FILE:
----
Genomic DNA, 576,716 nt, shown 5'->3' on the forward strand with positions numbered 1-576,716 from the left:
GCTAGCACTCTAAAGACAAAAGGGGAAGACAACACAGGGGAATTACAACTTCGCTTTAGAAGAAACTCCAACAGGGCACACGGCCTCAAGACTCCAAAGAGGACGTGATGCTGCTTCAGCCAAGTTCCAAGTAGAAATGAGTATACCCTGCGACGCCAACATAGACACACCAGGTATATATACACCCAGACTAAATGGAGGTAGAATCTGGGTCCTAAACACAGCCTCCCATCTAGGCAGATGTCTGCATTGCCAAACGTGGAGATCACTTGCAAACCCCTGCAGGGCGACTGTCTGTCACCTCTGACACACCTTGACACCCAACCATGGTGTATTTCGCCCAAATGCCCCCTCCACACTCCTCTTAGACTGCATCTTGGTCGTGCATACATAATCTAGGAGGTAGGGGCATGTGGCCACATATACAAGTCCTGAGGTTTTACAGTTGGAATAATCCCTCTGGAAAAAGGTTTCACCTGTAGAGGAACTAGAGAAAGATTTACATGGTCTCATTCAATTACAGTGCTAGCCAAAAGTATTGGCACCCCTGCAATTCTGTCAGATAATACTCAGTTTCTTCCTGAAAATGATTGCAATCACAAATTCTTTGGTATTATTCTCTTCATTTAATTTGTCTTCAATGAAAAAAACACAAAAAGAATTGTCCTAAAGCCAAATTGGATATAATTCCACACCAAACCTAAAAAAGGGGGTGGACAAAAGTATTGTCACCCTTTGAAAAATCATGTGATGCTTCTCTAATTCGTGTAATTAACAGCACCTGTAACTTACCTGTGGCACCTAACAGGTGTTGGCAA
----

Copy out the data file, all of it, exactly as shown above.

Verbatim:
Genomic DNA, 576,716 nt, shown 5'->3' on the forward strand with positions numbered 1-576,716 from the left:
GCTAGCACTCTAAAGACAAAAGGGGAAGACAACACAGGGGAATTACAACTTCGCTTTAGAAGAAACTCCAACAGGGCACACGGCCTCAAGACTCCAAAGAGGACGTGATGCTGCTTCAGCCAAGTTCCAAGTAGAAATGAGTATACCCTGCGACGCCAACATAGACACACCAGGTATATATACACCCAGACTAAATGGAGGTAGAATCTGGGTCCTAAACACAGCCTCCCATCTAGGCAGATGTCTGCATTGCCAAACGTGGAGATCACTTGCAAACCCCTGCAGGGCGACTGTCTGTCACCTCTGACACACCTTGACACCCAACCATGGTGTATTTCGCCCAAATGCCCCCTCCACACTCCTCTTAGACTGCATCTTGGTCGTGCATACATAATCTAGGAGGTAGGGGCATGTGGCCACATATACAAGTCCTGAGGTTTTACAGTTGGAATAATCCCTCTGGAAAAAGGTTTCACCTGTAGAGGAACTAGAGAAAGATTTACATGGTCTCATTCAATTACAGTGCTAGCCAAAAGTATTGGCACCCCTGCAATTCTGTCAGATAATACTCAGTTTCTTCCTGAAAATGATTGCAATCACAAATTCTTTGGTATTATTCTCTTCATTTAATTTGTCTTCAATGAAAAAAACACAAAAAGAATTGTCCTAAAGCCAAATTGGATATAATTCCACACCAAACCTAAAAAAGGGGGTGGACAAAAGTATTGTCACCCTTTGAAAAATCATGTGATGCTTCTCTAATTCGTGTAATTAACAGCACCTGTAACTTACCTGTGGCACCTAACAGGTGTTGGCAA